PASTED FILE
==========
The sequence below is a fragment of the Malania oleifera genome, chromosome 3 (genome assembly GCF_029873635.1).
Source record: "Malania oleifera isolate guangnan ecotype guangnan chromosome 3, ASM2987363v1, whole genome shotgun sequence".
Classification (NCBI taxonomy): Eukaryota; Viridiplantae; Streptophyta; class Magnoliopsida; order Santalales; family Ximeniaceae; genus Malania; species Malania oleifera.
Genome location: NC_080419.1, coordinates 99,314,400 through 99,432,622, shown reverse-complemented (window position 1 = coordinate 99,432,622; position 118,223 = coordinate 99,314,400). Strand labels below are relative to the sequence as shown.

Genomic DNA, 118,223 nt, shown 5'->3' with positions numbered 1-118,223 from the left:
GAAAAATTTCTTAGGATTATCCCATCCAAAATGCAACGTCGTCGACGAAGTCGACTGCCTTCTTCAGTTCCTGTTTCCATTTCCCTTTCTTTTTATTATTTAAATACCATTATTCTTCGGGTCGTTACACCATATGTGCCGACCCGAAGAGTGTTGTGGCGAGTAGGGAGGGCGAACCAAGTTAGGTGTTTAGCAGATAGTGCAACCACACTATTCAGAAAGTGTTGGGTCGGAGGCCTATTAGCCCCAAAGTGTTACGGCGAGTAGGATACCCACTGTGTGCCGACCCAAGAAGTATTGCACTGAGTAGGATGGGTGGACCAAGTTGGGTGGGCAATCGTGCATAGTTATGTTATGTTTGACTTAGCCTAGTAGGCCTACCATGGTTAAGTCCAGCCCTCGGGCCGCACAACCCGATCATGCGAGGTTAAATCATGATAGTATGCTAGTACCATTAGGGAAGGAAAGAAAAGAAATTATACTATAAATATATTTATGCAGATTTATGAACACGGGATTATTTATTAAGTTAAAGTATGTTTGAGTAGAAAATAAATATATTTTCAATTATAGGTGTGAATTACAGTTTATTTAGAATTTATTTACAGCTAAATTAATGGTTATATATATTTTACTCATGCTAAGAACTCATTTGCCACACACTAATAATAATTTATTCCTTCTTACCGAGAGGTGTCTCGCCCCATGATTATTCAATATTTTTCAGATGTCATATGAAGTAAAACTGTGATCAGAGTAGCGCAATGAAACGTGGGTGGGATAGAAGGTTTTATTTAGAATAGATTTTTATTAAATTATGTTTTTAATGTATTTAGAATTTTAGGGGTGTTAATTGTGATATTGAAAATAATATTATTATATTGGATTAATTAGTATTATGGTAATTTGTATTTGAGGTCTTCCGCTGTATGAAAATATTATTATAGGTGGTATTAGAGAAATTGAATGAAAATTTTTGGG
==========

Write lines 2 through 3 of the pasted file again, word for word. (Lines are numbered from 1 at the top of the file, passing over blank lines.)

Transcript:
Source record: "Malania oleifera isolate guangnan ecotype guangnan chromosome 3, ASM2987363v1, whole genome shotgun sequence".
Classification (NCBI taxonomy): Eukaryota; Viridiplantae; Streptophyta; class Magnoliopsida; order Santalales; family Ximeniaceae; genus Malania; species Malania oleifera.